This review is written with a humble job seeker in mind and for a sake of justice.
In searching and applying for a job, you can encounter all kinds of bureaucratic traps—one of them is Sonru.com service. Sonru.com is “Automated Video Interviewing Software” as they call themselves, and it really is a heartless piece of code that treat you (as a candidate) like a prisoner. As it says on their website, it allows “candidates to show their personality, and […] recruiters to streamline the selection process.” While the latter is true, the first statement has dreadful meaning of being sarcastic. I personally do not like remote interviews by phone, because a candidate cannot really read the reaction (e.g. body language) of the other side (applies both ways, of course). Skype is better in this regard, but still you may have technical connection issues, preventing you from showing your best. But Sonru is even worse than a phone interview, as a candidate has absolutely no clue of how and by whom his or her record would be perceived.
Typically, you get a link with a code via email from Sonru robot. When you login, you have to literally position yourself within a frame as seen thru your PC or iPAD camera and try to answer some test questions. You can practice the test interview as many times as you want — that can help you understand how you look and sound on the record. Where it does not help, it can drain your mental powers with such rehearsals. So I suggest try once, then take a break and do the real questionary. If you are serious about the job you are applying to, try to show your brightest side, be “cool, calm, and collected.”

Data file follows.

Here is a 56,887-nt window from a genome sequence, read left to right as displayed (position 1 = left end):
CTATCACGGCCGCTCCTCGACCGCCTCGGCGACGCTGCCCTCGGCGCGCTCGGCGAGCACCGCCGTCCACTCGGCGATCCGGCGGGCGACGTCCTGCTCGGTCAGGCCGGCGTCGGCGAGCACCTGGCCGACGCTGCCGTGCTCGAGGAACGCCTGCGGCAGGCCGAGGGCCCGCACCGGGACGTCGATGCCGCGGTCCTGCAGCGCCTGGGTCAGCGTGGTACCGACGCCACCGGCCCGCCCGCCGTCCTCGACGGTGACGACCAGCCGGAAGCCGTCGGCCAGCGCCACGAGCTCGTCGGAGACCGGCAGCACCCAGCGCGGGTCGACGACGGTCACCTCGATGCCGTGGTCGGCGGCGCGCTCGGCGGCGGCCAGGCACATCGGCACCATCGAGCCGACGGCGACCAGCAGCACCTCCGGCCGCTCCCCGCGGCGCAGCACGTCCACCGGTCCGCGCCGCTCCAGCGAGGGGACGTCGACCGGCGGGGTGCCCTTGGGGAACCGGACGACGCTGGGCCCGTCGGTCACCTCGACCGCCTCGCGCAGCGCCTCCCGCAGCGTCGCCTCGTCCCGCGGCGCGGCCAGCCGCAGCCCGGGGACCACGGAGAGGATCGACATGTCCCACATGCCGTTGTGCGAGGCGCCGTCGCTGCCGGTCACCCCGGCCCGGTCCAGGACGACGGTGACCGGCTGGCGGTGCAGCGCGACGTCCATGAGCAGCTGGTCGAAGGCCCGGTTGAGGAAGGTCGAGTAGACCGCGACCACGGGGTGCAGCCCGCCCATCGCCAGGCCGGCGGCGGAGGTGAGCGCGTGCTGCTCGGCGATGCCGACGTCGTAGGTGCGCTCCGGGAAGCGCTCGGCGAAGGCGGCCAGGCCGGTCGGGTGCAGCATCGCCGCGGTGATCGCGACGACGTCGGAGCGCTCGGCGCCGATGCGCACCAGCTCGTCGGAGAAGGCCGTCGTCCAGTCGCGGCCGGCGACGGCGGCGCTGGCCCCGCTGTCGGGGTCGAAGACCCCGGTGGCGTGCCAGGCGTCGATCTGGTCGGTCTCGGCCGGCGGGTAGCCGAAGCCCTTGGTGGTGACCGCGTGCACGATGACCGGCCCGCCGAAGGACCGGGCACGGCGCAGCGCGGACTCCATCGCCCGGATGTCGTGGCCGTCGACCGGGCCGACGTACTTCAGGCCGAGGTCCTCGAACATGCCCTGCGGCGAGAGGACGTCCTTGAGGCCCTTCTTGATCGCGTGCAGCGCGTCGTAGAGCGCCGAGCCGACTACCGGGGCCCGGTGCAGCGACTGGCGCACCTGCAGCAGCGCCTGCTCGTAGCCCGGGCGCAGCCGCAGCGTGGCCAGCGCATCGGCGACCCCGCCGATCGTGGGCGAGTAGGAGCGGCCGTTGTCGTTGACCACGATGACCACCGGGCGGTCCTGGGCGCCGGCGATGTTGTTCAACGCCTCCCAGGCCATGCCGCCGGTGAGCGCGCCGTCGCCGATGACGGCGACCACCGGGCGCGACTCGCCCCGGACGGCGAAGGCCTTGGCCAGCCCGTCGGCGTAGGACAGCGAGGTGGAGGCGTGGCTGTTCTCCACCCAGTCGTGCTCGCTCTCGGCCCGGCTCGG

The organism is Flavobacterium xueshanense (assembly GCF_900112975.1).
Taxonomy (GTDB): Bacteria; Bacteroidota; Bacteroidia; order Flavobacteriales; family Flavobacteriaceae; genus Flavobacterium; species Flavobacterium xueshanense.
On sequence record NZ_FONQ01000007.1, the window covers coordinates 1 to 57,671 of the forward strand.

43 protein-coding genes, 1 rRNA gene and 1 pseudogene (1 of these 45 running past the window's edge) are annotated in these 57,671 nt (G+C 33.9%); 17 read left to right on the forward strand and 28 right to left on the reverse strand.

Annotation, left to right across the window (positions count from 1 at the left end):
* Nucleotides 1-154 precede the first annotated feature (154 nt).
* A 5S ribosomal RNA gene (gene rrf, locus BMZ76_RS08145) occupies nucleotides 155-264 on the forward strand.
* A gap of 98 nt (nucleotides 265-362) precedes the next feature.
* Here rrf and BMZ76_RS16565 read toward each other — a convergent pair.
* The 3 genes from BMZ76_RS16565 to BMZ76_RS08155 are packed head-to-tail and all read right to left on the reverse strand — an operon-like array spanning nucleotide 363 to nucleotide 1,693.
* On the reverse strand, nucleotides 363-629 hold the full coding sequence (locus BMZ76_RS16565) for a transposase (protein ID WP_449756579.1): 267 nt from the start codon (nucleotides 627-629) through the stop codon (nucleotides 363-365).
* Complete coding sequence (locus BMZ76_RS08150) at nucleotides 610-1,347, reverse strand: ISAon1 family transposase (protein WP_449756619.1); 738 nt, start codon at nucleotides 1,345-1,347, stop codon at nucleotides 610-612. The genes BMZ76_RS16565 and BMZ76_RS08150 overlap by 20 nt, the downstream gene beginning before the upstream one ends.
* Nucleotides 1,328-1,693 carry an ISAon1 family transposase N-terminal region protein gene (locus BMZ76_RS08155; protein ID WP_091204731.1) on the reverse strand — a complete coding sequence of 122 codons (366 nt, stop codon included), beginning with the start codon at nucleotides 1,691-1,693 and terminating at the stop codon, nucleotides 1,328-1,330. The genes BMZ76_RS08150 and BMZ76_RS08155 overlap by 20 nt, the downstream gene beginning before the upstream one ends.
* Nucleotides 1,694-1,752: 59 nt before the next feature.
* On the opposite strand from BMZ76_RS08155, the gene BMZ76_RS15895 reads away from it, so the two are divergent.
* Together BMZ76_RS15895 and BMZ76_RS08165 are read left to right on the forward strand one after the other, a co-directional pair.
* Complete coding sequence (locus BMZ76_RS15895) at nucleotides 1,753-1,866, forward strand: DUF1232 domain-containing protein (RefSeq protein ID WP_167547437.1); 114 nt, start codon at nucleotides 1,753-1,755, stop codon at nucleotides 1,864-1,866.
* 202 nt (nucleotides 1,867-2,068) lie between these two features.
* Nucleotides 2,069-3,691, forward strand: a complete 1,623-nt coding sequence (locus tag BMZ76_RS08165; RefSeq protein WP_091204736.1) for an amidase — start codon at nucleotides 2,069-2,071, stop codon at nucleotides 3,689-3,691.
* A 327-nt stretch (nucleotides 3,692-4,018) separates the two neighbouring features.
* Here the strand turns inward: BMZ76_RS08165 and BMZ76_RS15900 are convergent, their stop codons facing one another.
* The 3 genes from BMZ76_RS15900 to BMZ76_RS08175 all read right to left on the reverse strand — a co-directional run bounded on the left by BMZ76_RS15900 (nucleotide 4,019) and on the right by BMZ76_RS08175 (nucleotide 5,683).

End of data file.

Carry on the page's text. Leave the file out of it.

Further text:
The real questions you cannot know in advance of course. They are all time-limited and you can see the countdown, and this is a hidden threat: a question may seem simple to finish half the allocated time. If you feel like that, stop the recording and move to the next question. If you try to fill the time up, you may ramble.
If you don’t fit easily within the timeframe for a question, don’t panic trying to dash off. You may have the last question for all additional information you could wish to add.
You finished? Oh, you never know what happens next, although you may feel yourself like finishing a hard task or project. I believe any similar experience is good, but in this case your effort has no direct response (unless they finally hire you). But maybe they’d laugh at you. Or maybe the hiring manager could see your record and make a reasonable decision. But maybe not. Maybe it will be screened and deleted by some ruthless HR clerk well before.
If you are not serious about the job, my advice — do not waste your time with Sonru. Skip it, it is not worth the effort. Spend your time on reading a good book or caring about your loved ones.
Who are the people behind this product anyway? The first person listed in the board of directors has background in “Agribusiness & Rural Development”. The second one is a technical guy in every way. The third one is a “trained occupational psychologist” (this is the closest so far!) who spent 10 years at Taleo Corp prior to Sonru (alas Taleo is another example of miserable piece of software for a job seeker). And so on. I’m not trying to say there’s something wrong with them, I trust they must be nice people to deal with, and I have no intention to offend anyone. I just don’t see any good reason to believe this could be—in agricultural terms— fertile soil for this type of software to be helpful, kind, and human in my humble opinion from a candidate perspective. What is good for a corporation, does not have to be automatically beneficial for a job seeker, and this is not the case either.
If you are so unlucky to get an job interview via Sonru, read their tips and guides. They can be useful: